Author: Marjorie Bazluki, EdS
[dropcap]F[/dropcap]aculty routinely engage the assistance of instructional designers when designing and developing courses. To build trust and respect between faculty and instructional designers, each has to realize that they are working toward a common goal—providing students with active learning experiences that facilitate deep learning. This relationship is important as each brings much to the table. While college instructors are highly qualified subject matter experts, few have gone through any sort of teacher education program. Instructional designers, on the other hand, are often highly-educated in learning theory. Given the potential for creating powerful learning experiences for students, a strong working relationship between faculty and instructional designers is vital.
Building academic relationships can be challenging, but there are a variety of things instructional designers can do to establish a strong working relationship with faculty. Academic leaders can help facilitate the process by creating a collaborative environment. For example, things like inviting instructional designers to join a staff meeting, speaking highly of the value of working with an instructional designer, or encouraging faculty to seek assistance in an area of instruction that they might want help redesigning, can all go a long way toward laying the foundation of a productive relationship.
This article suggests three approaches that will help instructional designers build better relationships with faculty.
Get to know the faculty
One-way instructional designers can build an effective working relationship with faculty is to get to know them beyond the role of instructor and content expert in a particular department. This starts with being personable, friendly, and an open communicator.
While this may not always be easy given everyone’s busy schedules, taking the first few minutes of a conversation or meeting to ask about their day or if they caught the latest game can help pave the way to establishing an effective faculty-instructional designer relationship. With the next opportunity to work with faculty, see if getting to know a little about them puts them more at ease and open to what you have to offer.
Forming that bond with faculty does not always have to take place in a formal setting. Attending campus events such as workshops, plays, or guest speakers can provide further opportunities to establish relationships which in turn break the ice even before an in-office meeting.
Validate their expertise
Talking with faculty and getting to know them is a strategy used to become familiar with their teaching approach, goals, concerns, and priorities. In doing so, the relationship is building while determining how the expertise of the faculty member can be enhanced along with strong instructional design elements.
Recognizing the knowledge and skills in instructional design and course development that faculty often bring with them, and building on that foundation, is another way to establish effective relationships. When faculty feel supported and know that their expertise and specialist knowledge is valued, they are more likely to be open to integrating new methods and practices the instructional designer may suggest. The combination of the subject matter expert’s knowledge and the instructional designer’s expertise in instructional design creates a solid foundation for an effective working relationship.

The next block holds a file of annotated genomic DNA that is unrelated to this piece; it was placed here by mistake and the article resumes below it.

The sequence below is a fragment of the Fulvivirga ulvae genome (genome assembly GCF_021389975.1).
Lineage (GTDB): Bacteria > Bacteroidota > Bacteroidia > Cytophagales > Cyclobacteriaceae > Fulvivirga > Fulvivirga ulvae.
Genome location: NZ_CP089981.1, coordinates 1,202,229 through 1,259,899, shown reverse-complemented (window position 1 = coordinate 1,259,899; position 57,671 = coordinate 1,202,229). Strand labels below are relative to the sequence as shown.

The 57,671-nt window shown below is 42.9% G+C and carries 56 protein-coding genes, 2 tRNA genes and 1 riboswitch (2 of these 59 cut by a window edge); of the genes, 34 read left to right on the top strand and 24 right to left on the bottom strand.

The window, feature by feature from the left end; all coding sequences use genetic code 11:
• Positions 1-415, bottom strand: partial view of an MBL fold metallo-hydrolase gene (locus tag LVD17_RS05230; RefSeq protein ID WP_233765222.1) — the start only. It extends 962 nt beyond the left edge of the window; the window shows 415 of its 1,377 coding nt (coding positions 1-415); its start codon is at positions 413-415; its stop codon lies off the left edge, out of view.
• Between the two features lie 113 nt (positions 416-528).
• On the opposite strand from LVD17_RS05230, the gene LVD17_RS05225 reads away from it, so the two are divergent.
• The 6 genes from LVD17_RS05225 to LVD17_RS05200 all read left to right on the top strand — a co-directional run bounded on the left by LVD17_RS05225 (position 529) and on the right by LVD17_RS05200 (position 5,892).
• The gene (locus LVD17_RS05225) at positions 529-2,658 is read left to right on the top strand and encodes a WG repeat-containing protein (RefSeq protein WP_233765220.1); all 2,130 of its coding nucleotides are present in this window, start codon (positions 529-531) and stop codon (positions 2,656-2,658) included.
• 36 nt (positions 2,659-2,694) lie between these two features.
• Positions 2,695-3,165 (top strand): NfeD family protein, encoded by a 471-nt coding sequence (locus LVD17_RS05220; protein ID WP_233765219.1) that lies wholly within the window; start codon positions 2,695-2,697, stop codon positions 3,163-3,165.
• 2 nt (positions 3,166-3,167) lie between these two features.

Ask better questions
Even before meeting with a faculty member, spend some time researching topic-related options so you have a few ideas and questions ready for discussion. This provides an opportunity to reflect on a range of solutions that address a course-design challenge rather than only having one solution that may or may not be effective.
Truly listening to faculty’s challenges, concerns, and goals helps to further formulate questions and ideas that may best support the outcomes the faculty member has envisioned. Too often, instructional designers act as though they have all the right answers but as a consultant to/with faculty, many times the best work is not when you give an answer but when you ask better questions. Questions such as: What’s the purpose? How do you know you’ve achieved it? What are your students experiencing?
Asking better questions can help identify information gaps that may exist for faculty early in the instructional design process. This identification can mean more efficient time is spent with an already busy subject matter expert.
To get the perspective of a faculty member on what has helped establish the effective working relationship that she and I have, Dr. Tori Svoboda, commented that “When all you have is a hammer (or a rubric or a post once/reply twice philosophy), then everything looks like a nail. I dig working with you because you don’t just have a hammer. You have lots of possibilities, and you’re not wedded to any of them. If I tell you something isn’t right for my students or my content, you say okay and move on. Less effective IDs talk as if they know your content and students and the single right answer. More effective ones ask questions with you and see themselves as colleagues and co-learners rather than subordinates or overlords.
Implementing instruction and collaborating with subject matters experts, the early stages of planning and designing effective learning experiences are influenced greatly by type of relationship that has been formed. Using the three aforementioned strategies can help establish that effective working relationship that benefits the instructional designer and the faculty as well as their common goal of providing students with engaging learning experiences.
Marjorie Bazluki, EdS, is an instructional designer at University of Wisconsin-La Crosse.